The one basic courtesy that could save advisors from getting dumped

Portfolio performance isn’t the only thing that counts toward an advisor's trustworthiness

The one basic courtesy that could save advisors from getting dumped

Advisors who put off answering their clients’ emails and phone calls may want to reconsider their communication habits.

Citing a recent Spectrum Group Market Insights Report, First Ascent Asset Management CEO Scott MacKillop said that the top reason why clients fire their financial advisors is a failure to return phone calls in a timely manner. Also high on the list were not returning emails and failing to initiate proactive contact.

“The Spectrum Group study reveals that 95% of them want their calls returned within 24 hours and 25% want a call-back within two hours,” MacKillop wrote on “And 43% want to hear directly from their advisor, not an associate or another team member.”

He noted that being communicative is a significant factor in an advisor’s trustworthiness. While trust is initially built on functional merits, such as credentials, past performance, and referrals from friends, clients will begin to develop “relational trust” over time with their advisors.

“This is where the ethical and emotional components of trust start to play a role,” MacKillop said, referring to a three-component model of trust espoused by Vanguard. “The client observes the advisor’s behaviour and makes judgments about the ethical quality of their conduct. They also develop feelings about how the advisor perceives them based on their ‘repeated and reciprocated interactions.’”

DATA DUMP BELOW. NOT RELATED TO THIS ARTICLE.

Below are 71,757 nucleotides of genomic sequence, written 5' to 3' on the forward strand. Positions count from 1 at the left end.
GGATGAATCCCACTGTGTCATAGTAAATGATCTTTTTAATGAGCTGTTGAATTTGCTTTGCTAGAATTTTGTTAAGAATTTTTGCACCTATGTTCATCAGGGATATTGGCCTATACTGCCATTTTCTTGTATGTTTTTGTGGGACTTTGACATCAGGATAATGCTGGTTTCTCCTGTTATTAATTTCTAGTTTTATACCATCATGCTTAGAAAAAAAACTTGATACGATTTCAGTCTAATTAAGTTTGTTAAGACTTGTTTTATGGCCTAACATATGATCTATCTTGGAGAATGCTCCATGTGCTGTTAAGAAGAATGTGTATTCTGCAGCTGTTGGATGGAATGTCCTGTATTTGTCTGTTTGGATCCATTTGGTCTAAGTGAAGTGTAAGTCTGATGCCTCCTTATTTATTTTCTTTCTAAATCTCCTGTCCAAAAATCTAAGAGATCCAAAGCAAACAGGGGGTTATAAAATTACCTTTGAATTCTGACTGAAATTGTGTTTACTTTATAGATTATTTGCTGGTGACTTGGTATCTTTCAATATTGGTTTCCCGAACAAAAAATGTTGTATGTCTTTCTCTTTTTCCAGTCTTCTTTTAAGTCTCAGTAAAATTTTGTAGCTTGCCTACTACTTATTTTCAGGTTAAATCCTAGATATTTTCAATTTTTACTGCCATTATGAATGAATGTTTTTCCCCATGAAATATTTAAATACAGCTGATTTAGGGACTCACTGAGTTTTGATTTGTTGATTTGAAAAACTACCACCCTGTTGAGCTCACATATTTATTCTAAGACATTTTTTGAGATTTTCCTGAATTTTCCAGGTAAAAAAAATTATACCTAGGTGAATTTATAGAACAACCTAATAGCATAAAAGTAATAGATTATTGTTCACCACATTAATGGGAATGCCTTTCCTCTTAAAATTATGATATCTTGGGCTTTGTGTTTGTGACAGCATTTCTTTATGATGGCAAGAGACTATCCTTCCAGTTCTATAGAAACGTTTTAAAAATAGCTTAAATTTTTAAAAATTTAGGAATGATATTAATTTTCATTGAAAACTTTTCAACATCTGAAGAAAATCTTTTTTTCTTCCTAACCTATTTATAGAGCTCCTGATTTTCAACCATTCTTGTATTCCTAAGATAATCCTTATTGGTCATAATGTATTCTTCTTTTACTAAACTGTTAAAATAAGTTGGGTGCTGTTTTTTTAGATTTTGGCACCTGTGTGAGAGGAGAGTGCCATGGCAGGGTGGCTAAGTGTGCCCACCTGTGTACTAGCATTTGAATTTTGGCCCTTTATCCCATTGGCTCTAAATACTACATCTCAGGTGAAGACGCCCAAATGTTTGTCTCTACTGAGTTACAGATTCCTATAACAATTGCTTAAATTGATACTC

Citing a Vanguard study, he said that the emotional component of trust was more important than the functional and ethical components combined. The finding suggests that the ability to make good plans and manage portfolios competently isn’t enough to make up for being uncommunicative and unresponsive.

“If you ask someone a question face-to-face and they don’t answer, you interpret their silence as a lack of respect and concern for you,” MacKillop wrote. “If a person doesn’t care enough to return your phone calls and emails, how much time and effort are they going to put into securing your financial future?”

Maintaining clients’ trust can pay huge dividends for an advisor’s business, he added. Referring once more to the Vanguard study, he said high levels of client trust are associated with high levels of client loyalty, increased referrals, increased share of client wallet, and better client retention.